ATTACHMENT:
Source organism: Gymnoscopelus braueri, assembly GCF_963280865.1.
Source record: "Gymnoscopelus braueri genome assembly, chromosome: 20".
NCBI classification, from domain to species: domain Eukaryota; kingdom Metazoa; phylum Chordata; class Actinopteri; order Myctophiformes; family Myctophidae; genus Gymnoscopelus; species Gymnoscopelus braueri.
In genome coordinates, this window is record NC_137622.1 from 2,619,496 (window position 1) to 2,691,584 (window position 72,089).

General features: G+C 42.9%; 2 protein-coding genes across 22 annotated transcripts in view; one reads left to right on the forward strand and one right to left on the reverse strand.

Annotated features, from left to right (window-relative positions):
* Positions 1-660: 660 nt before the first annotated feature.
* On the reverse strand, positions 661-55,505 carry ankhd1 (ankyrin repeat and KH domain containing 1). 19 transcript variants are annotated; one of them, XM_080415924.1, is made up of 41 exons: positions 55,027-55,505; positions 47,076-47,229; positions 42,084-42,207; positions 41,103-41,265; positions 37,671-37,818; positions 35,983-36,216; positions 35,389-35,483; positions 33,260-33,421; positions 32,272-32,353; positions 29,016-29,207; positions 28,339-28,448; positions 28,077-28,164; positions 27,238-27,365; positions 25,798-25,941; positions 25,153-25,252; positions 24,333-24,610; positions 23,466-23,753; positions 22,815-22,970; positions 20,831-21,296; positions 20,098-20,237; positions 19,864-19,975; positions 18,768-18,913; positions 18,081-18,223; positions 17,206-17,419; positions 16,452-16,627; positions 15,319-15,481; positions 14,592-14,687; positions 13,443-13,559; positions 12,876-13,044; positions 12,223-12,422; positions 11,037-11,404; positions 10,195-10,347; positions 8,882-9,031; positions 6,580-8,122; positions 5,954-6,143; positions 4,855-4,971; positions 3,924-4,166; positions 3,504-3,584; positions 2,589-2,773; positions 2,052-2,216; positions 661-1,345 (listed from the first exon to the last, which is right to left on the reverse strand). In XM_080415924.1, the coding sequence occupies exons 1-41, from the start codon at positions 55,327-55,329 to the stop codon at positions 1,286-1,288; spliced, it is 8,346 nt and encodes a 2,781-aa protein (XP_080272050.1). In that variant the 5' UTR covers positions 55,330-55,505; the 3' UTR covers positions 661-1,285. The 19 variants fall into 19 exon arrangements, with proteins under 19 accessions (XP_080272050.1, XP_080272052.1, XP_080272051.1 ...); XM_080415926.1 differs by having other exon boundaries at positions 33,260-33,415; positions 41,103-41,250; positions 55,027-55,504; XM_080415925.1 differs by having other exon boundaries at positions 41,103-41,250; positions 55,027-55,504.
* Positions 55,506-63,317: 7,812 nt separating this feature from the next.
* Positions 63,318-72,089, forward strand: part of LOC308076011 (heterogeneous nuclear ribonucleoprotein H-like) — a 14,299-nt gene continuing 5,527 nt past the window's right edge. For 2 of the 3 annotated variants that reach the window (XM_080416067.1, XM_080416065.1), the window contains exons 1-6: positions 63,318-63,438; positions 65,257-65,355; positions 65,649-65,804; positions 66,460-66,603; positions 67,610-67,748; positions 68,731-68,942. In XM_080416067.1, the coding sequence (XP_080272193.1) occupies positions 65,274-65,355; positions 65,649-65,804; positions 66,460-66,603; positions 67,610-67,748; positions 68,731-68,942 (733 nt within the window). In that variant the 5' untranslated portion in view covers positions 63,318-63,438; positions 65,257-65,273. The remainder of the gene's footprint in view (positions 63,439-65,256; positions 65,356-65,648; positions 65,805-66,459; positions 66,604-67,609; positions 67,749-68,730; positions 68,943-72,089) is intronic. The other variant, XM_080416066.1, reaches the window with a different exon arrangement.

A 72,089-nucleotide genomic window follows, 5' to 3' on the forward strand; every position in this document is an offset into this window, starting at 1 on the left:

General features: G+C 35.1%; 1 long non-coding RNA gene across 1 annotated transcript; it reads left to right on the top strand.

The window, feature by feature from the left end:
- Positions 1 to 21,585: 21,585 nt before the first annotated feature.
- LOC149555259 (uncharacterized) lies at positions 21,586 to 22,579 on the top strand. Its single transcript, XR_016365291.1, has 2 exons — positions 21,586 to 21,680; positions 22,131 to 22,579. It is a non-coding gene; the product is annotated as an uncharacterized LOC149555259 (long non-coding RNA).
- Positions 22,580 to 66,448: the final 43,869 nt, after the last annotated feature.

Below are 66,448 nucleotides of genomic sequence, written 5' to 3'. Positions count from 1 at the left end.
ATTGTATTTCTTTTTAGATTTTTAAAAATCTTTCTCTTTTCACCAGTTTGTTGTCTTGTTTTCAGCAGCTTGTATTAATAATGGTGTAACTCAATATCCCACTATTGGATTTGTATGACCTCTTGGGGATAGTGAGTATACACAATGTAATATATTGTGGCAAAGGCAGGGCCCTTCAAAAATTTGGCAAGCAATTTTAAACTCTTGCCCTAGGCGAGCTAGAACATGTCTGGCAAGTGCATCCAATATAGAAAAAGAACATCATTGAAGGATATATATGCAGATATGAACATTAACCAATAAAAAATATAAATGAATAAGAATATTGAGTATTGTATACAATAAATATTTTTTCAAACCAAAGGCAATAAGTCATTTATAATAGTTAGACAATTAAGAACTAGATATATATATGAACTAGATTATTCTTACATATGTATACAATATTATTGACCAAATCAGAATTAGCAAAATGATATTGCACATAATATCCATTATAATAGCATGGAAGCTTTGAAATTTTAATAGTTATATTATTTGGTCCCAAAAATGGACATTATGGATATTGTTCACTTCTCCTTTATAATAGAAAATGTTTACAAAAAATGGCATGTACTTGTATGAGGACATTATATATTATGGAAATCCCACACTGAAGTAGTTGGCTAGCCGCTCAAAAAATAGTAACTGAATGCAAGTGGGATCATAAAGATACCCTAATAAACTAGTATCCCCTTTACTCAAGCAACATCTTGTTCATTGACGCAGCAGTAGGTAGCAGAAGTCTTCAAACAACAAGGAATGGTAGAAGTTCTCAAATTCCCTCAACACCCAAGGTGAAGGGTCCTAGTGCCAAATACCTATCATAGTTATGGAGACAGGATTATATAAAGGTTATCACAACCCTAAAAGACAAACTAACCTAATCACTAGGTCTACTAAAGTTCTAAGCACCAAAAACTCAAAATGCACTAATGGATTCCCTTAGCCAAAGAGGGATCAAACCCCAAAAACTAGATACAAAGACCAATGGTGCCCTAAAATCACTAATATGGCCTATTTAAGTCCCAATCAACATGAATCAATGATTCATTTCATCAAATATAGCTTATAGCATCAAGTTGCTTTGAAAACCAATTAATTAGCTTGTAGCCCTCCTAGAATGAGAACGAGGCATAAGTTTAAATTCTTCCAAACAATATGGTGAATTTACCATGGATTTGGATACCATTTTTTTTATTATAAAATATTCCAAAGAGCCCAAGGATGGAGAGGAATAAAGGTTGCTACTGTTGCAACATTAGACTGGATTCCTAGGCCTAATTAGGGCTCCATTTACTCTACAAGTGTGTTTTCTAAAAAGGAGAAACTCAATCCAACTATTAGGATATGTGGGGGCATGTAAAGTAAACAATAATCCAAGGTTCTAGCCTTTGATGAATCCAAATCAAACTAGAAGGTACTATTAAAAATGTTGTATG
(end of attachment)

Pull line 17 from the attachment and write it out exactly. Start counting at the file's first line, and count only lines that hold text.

Below are 66,448 nucleotides of genomic sequence, written 5' to 3'. Positions count from 1 at the left end.